Fibromyalgia is also problematic, in that if the patient complains more of pain than fatigue, then it’s not strictly a CFS, says Prof Mwantembe.
However, there is just as much stigma and ignorance attached to pain conditions.
Most doctors who think fibromyalgia is mostly in the mind "haven’t actually looked at the literature", he says.
It is another condition that has been around for centuries, and research points more towards a neurological etiology than in CFS — in this case nerves that are hyperactive, he says.
There are 18 pain points on the body, says Prof Mwantembe.
"If I press them and 11 or more are sensitive, then I will diagnose fibromyalgia rather than a true CFS.
Treatment will focus on pain. Activity and exercise also help, as patients who are in pain tend to be less active.
There are good books to read on the topic, among them From Fatigued to Fantastic by Dr Jacob Teitelbaum, a US expert on CFS.
Dr Teitelbaum is also author of The Fatigue and Fibromyalgia Solution: The Essential Guide to Overcoming Chronic Fatigue and Fibromyalgia, Made Easy!
On his website and in his books, Dr Teitelbaum says he knows CFS and fibromyalgia from the inside out, having contracted it as a medical student in the 1970s. He dropped out for a year to recover and in the ensuing years he has dedicated his career to finding effective treatment.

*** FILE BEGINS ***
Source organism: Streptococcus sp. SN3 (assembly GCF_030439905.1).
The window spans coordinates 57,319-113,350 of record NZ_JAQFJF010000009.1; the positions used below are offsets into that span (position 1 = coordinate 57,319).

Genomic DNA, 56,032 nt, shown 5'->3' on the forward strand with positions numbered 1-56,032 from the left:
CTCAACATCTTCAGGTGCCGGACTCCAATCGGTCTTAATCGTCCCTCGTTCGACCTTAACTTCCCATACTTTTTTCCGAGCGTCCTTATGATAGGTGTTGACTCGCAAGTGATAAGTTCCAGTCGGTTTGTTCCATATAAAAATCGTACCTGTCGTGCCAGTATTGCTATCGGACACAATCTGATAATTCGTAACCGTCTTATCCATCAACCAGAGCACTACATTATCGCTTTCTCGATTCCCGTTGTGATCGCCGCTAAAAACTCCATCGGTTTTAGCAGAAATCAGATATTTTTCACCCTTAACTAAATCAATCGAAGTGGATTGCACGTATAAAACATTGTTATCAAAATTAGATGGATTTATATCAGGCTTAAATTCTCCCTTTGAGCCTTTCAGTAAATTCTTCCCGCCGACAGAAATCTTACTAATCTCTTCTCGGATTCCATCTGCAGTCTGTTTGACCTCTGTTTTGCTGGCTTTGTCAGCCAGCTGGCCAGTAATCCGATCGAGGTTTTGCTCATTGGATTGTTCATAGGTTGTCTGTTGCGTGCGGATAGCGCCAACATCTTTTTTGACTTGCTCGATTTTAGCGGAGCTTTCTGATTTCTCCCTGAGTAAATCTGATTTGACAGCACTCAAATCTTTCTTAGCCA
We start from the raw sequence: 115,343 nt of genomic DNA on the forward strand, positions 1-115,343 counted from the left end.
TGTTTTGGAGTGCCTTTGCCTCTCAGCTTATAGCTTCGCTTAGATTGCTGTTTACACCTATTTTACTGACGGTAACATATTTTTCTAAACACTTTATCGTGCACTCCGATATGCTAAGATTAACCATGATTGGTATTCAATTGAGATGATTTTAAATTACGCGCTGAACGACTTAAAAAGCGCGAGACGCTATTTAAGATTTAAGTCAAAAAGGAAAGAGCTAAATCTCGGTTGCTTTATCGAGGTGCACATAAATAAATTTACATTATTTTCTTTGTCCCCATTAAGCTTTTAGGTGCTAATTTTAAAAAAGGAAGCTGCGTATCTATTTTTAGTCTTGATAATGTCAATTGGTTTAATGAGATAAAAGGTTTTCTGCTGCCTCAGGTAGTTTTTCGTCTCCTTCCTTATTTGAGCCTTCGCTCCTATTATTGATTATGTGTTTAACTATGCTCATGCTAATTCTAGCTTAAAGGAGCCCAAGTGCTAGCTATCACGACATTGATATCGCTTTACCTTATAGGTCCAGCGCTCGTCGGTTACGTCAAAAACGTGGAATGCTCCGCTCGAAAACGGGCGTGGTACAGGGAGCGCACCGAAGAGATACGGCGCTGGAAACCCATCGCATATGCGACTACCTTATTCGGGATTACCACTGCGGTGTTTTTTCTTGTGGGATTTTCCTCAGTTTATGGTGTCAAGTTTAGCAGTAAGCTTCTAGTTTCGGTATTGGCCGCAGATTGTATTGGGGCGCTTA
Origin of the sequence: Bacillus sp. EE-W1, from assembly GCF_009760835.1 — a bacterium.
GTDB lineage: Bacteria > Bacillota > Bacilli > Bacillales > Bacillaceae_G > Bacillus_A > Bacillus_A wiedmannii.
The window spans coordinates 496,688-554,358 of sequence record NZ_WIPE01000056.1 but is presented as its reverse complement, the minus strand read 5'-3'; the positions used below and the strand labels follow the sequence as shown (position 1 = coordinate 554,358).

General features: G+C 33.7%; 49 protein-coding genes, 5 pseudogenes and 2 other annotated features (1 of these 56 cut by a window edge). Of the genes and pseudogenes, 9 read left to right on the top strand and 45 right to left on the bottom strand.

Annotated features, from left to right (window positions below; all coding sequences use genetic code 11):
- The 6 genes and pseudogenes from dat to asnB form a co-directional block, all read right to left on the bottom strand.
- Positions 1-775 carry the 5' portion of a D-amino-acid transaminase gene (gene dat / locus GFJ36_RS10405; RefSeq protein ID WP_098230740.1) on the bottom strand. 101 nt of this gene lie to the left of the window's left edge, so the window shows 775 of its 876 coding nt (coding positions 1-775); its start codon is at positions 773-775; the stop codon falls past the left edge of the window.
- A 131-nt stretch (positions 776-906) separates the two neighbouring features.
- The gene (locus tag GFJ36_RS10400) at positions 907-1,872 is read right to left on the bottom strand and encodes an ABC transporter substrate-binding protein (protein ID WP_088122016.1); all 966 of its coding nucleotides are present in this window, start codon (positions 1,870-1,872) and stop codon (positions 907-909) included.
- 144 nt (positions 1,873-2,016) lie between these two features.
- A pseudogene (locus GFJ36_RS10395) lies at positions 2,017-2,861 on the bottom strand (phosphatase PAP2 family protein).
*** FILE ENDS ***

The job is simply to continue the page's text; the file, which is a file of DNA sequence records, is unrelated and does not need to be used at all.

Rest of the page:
He believes that is best covered by what he calls Shine, an acronym that stands for sleep, hormones, immunity nutrition and exercise.
When it comes to any talk of prevention of a CFS condition, Prof Mwantembe says that isn’t possible unless you know the cause, or causes.
In the absence of that, and if there is no other clearly underlying condition or pathology to explain sustained fatigue, doctors should look for features that identify CFS — idiopathic or otherwise, he says
The take-home message is that CFS exists, and a multidisciplinary approach, including CBT and physiotherapy, is best to treat it, Prof Mwantembe says.
"That all helps to ensure that patients don’t end up going in circles," he says.